Erasmus Darwin (Google eBook)

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John Murray, 1879 - Biologists - 216 pages
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Page 142 - Soon shall thy arm, unconquered steam, afar Drag the slow barge or drive the rapid car ; Or, on wide-waving wings expanded, bear The flying chariot through the fields of air...
Page 47 - But, wrapp'd in night with terrors all his own, He speaks in thunder when the deed is done. Hear him, ye Senates ! hear this truth sublime, " HE WHO ALLOWS OPPRESSION SHARES THE CRIME.
Page 131 - It is curious how largely my grandfather, Dr. Erasmus Darwin, anticipated the views and erroneous grounds of opinion of Lamarck in his ' Zoonomia
Page 178 - A great want of one part of the animal " world has consisted in the desire of the " exclusive possession of the females...
Page 184 - ... would it be too bold to imagine that all warm-blooded animals have arisen from one living filament, which the great First Cause endued with animality...
Page 188 - The late Mr. David Hume, in his posthumous works, places the powers of generation much above those of our boasted reason; and adds, that reason can only make a machine, as a clock or a ship, but the power of generation makes the maker of the machine; and probably from having observed, that the greatest part of the earth has been formed out of organic recrements; as the immense beds of limestone, chalk, marble, from the shells of fish; and the extensive provinces of clay, sandstone, ironstone, coals,...
Page 177 - In others it has acquired cloven hoofs, as in cows and swine; and whole hoofs in others, as in the horse. While in the bird kind this original living filament has put forth wings instead of arms or legs, and feathers instead of hair.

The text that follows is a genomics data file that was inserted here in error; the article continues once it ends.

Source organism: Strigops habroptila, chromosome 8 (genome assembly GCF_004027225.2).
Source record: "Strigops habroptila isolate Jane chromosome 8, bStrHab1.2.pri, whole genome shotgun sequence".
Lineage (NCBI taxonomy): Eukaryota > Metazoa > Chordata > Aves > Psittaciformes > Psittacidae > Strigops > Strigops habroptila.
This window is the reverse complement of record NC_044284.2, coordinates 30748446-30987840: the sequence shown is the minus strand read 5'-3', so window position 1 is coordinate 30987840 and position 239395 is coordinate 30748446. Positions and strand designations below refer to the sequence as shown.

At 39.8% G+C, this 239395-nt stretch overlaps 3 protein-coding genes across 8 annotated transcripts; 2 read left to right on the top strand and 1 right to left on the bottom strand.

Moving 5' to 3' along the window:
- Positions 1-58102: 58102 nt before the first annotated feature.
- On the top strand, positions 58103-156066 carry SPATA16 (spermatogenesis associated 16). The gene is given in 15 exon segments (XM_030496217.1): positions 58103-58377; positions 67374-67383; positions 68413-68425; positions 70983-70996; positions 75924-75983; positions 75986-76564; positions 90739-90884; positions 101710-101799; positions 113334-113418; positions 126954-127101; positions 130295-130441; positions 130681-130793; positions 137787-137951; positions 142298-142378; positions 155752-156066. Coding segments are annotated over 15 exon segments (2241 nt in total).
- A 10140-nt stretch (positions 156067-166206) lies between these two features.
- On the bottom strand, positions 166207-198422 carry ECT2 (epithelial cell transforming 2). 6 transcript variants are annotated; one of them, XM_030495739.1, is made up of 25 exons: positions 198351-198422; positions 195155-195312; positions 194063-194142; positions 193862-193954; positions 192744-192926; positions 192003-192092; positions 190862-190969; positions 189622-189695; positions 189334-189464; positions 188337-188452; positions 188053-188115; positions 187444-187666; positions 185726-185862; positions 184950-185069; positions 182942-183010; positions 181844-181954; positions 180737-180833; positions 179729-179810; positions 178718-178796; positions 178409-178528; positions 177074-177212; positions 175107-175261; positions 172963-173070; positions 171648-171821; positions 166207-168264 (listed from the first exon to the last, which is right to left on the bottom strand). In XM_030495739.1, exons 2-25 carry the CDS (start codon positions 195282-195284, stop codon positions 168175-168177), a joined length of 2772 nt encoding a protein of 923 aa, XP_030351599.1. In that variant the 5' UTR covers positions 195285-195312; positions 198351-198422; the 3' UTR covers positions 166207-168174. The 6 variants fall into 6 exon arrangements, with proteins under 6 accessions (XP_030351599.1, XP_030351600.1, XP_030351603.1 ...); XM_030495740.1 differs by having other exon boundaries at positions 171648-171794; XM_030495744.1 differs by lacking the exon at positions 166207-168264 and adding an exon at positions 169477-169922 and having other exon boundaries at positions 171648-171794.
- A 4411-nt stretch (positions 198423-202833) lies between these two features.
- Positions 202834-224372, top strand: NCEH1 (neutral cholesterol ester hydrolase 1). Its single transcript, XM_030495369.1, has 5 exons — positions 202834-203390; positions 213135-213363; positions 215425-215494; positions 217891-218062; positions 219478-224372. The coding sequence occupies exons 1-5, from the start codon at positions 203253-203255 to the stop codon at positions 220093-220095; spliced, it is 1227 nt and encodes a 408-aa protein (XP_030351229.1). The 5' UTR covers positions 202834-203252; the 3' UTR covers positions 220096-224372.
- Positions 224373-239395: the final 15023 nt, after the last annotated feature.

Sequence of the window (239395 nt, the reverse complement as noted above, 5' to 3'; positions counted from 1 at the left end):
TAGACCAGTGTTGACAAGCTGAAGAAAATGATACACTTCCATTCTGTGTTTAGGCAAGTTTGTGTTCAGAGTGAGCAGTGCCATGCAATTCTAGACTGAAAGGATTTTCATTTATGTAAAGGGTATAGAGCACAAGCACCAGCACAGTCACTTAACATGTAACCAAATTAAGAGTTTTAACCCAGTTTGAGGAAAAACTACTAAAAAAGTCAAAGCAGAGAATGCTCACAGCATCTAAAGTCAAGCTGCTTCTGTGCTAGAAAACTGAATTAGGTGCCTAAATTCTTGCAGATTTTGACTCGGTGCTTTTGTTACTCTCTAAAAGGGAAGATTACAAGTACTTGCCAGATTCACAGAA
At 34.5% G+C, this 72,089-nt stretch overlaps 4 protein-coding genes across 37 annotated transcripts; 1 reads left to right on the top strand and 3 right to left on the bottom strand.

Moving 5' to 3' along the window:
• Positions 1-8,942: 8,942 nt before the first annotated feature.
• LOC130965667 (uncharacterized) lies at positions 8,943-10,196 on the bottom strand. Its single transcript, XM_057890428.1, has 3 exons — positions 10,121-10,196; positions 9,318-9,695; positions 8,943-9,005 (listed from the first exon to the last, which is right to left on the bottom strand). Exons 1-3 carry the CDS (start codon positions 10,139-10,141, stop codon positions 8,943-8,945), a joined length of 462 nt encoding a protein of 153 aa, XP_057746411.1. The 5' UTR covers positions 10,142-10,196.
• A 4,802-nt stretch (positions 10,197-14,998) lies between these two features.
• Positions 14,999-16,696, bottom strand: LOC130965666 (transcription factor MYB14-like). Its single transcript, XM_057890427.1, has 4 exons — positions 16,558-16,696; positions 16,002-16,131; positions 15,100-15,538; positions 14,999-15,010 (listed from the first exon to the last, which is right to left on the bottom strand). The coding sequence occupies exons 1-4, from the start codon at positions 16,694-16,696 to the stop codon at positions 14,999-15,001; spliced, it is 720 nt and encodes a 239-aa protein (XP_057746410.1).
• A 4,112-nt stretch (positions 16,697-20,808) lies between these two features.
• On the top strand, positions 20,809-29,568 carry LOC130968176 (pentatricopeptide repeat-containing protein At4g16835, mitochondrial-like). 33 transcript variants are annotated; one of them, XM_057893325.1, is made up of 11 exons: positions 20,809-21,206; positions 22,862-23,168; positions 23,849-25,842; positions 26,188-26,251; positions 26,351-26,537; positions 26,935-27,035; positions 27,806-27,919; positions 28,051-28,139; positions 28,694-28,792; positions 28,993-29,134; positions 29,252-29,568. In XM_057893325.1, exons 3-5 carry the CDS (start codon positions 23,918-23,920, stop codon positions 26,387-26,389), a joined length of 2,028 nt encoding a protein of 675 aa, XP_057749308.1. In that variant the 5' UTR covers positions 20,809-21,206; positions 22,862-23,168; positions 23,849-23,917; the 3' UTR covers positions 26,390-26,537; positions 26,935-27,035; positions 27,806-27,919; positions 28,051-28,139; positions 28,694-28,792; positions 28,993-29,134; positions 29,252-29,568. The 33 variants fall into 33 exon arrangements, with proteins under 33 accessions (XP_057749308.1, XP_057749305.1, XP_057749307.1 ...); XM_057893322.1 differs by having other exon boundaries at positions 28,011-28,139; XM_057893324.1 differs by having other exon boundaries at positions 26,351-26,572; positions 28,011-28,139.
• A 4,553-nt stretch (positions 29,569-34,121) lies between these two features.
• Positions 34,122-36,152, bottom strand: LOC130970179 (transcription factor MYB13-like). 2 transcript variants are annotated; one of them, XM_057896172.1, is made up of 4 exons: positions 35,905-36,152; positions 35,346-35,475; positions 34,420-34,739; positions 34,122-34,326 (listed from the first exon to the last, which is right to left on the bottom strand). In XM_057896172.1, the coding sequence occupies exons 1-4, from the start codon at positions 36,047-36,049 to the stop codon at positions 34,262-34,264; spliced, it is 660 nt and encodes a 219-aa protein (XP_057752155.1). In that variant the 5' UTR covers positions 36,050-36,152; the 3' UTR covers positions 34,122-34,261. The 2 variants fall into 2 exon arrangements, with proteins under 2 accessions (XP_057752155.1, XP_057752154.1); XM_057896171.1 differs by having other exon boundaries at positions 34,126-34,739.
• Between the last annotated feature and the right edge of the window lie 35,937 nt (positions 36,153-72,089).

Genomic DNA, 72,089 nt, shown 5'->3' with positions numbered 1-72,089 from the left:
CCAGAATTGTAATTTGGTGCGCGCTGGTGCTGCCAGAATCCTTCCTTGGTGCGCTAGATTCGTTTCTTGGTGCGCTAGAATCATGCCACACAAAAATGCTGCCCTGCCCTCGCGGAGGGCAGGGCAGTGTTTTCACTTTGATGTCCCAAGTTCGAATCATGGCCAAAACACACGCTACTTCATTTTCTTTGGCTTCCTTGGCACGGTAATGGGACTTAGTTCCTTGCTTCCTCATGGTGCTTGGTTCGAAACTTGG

Page 186 - ... described? And that the productive living filament of each of those tribes was different originally from the other? Or, as the earth and ocean were probably peopled with vegetable productions long before the existence of animals; and many families of these animals long before other families of them, shall we conjecture that one and the same kind of living filaments is and has been the cause of all organic life?
Page 178 - Fifthly, from their first rudiment, or primordium, to the termination of their lives, all animals undergo perpetual transformations; which are in part produced by their own exertions in consequence of their desires and aversions, of their pleasures and their pains, or of irritations, or of associations; and many of these acquired forms or propensities are transmitted to their posterity.
Page 171 - I would apply this ingenious idea to the generation or production of the embryon, or new animal, which partakes so much of the form and propensities of the parent.

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